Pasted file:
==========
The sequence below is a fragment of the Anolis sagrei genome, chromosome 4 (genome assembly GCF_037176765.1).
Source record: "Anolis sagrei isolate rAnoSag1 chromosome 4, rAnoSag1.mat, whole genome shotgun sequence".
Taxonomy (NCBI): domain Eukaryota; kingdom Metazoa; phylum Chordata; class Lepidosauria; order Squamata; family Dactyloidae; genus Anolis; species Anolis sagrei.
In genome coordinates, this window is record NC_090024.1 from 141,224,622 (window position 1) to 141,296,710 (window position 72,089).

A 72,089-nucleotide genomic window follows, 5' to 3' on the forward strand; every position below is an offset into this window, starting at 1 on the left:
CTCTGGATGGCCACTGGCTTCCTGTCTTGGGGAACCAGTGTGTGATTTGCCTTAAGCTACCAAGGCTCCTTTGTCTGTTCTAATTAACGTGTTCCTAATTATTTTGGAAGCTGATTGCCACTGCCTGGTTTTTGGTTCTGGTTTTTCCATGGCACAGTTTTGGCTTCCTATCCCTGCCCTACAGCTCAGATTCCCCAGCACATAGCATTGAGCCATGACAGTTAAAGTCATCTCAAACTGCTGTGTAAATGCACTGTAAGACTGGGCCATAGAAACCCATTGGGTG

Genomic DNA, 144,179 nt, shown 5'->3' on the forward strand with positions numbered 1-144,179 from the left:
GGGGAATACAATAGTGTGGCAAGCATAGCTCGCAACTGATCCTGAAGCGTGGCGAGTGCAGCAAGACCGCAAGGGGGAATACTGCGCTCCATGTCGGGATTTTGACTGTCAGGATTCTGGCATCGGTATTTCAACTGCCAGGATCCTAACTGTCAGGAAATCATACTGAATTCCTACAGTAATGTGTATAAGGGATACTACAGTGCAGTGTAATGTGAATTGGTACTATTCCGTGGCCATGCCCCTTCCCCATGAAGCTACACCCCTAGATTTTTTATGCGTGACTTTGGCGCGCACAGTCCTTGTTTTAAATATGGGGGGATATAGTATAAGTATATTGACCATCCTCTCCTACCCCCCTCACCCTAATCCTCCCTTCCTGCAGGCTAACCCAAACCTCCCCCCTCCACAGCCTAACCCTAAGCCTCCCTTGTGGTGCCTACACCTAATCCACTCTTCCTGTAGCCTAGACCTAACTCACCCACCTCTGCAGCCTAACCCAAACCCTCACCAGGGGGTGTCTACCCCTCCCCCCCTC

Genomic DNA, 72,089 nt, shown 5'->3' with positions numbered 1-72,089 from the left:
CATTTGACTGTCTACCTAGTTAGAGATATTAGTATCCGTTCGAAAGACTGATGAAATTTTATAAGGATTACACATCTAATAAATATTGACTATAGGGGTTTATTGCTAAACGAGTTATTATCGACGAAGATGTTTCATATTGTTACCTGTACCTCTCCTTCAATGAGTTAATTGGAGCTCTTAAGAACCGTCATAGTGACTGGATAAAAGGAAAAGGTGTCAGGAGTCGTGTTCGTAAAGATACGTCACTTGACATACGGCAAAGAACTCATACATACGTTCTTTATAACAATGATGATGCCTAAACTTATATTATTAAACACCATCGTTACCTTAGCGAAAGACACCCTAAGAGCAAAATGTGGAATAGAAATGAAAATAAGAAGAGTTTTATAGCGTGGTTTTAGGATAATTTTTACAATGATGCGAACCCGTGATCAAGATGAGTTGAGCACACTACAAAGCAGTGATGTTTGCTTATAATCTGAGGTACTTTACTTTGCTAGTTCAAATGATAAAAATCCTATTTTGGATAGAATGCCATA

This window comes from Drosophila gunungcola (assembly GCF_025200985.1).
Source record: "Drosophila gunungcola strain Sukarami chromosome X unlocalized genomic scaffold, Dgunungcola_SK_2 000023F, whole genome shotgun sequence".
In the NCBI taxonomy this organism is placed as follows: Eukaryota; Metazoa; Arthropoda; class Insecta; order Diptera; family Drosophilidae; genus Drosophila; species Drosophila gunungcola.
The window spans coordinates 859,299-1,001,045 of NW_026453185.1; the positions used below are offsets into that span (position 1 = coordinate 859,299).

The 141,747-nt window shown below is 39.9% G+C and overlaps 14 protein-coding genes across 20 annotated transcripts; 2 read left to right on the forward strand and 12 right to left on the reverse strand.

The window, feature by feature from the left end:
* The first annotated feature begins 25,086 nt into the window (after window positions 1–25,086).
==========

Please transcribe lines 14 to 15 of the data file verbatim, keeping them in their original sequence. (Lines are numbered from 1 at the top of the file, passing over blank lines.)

The window spans coordinates 859,299-1,001,045 of NW_026453185.1; the positions used below are offsets into that span (position 1 = coordinate 859,299).

The 141,747-nt window shown below is 39.9% G+C and overlaps 14 protein-coding genes across 20 annotated transcripts; 2 read left to right on the forward strand and 12 right to left on the reverse strand.